Rabies vaccines can be given at the same time as other vaccines, including other travel vaccines. The vaccines should be given at separate sites, preferably in different limbs. If given in the same limb, they should be given at least 2.5cm apart (American Academy of Pediatrics, 2006). The site at which each vaccine was given should be noted in the individual’s records. The vaccinee must keep a record of the vaccine and regimen received as it will influence future post-exposure treatment (see table 27.1).
Table 27.1
Pre-exposure (prophylactic) immunisation and reinforcing immunizations
Risk Category Groups at Risk Pre-exposure Recommendations
Continuous
  •  
    Laboratory workers routinely working with rabies virus
  •  
    Primary course (3 doses of vaccine)
  •  
    Serology at 6 month intervals
  •  
    Single booster if titre falls below 0.5 IU/ml
Frequent
  •  
    People who regularly handle bats
  •  Persons who regularly handle imported animals, e.g.:
    •  
      at animal quarantine stations
    •  
      at zoos
    •  
      at animal research and acclimatisation centres
    •  
      at ports where contact with imported animals occurs, e.g. certain HM Revenue and Customs offices
    •  
      as carrying agents authorised to carry imported animals
    •  
      as veterinary and technical staff in animal health*
  •  
    Animal control and wildlife workers, veterinary staff or zoologists who travel regularly in rabies enzootic areas
  •  
    Health workers in rabies enzootic areas who will be at risk of direct exposure to body fluids or tissue from a patient with confirmed or probable rabies
  •  
    Primary course (3 doses of vaccine)
  •  
    Booster dose at 1 year
  •  
    Then booster doses every three to five years or based on results of serology**
Infrequent
  •  Travellers to rabies enzootic areas
    •  
      especially if post-exposure medical care and rabies biologics at the destination are lacking or in short supply
    •  
      or they are undertaking higher risk activities such as cycling or running
    •  
      or they are living or staying for more than one month
  •  
    Primary course (3 doses of vaccine)
  •  
    No serology
  •  
    Booster dose can be considered at 10 years post-primary course if travelling again to a high risk area
 * Veterinary and technical staff in the Department for Environment, Food and Rural Affairs, and its executive agencies Animal Health and the Veterinary Laboratories Agency; the Scottish Executive Environment and Rural Affairs Department; the Welsh Assembly Government Environment, Planning and Countryside Department; and the Northern Ireland Department of Agriculture and Rural Development.  ** In Scotland, serology can be offered on the NHS to inform the need for boosting for any patient at frequent rabies exposure risk, if the cost of the test is not covered by an employer as an occupational health responsibility. For frequent exposure risk patients in England, Wales or Northern Ireland, NHS funded serology should be offered only for clinical needs, such as following a severe reaction to a previous rabies vaccine.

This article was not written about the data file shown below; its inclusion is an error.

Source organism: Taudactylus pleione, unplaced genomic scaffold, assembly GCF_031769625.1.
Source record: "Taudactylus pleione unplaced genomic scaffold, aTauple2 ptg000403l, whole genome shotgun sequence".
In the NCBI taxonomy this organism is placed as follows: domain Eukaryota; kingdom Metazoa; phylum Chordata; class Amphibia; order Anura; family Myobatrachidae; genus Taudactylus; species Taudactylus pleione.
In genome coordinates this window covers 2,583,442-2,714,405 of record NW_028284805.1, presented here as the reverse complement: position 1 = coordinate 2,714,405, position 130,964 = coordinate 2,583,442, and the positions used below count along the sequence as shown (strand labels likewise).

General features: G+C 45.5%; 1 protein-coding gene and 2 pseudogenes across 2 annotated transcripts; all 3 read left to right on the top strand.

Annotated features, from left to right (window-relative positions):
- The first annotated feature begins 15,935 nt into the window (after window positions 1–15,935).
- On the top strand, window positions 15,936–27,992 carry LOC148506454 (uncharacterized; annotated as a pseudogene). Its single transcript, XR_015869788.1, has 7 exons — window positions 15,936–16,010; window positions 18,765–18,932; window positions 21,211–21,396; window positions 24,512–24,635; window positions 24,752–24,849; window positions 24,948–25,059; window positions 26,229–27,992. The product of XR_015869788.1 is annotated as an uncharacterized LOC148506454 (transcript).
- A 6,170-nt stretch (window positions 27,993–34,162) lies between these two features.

Disposal

Rabies-specific immunoglobulin

Human rabies immunoglobulin (HRIG) is obtained from the plasma of immunised and screened human donors. Because of a theoretical risk of transmission of vCJD from plasma products, HRIG used in the UK is now prepared from plasma sourced from outside the UK. All donors are screened for HIV and hepatitis B and C, and all plasma pools are tested for the presence of nucleic acid from these viruses. A solvent detergent inactivation step for envelope viruses is included in the intramuscular/sub-cutaneous products. HRIG is used after high risk exposure to rabies to give rapid protection until rabies vaccine, which should be given at the same time at a separate site, becomes effective.

Storage

Human rabies immunoglobulin (HRIG) should be stored in a refrigerator between +2°C and +8°C. This product is tolerant to ambient temperatures for up to one week, and can be distributed in sturdy packaging outside the cold chain if needed.

Administration

When indicated for post-exposure prophylaxis (see below), HRIG 20 IU/kg body weight should be infiltrated in and around the cleansed wound. If infiltration of the whole volume is not possible or the wound is healed or not visible, any remaining HRIG should be given intramuscularly in the anterolateral thigh, remote from the vaccination site. If more than 2 ml is to be given to children, or more than 5 ml to adults, the HRIG should be divided into smaller amounts and given into different sites. If vaccine is given but HRIG treatment is delayed, HRIG can still be given up to seven days after starting the course of vaccine.

Disposal

HRIG is for single use and any unused solution should be disposed - see chapter 3.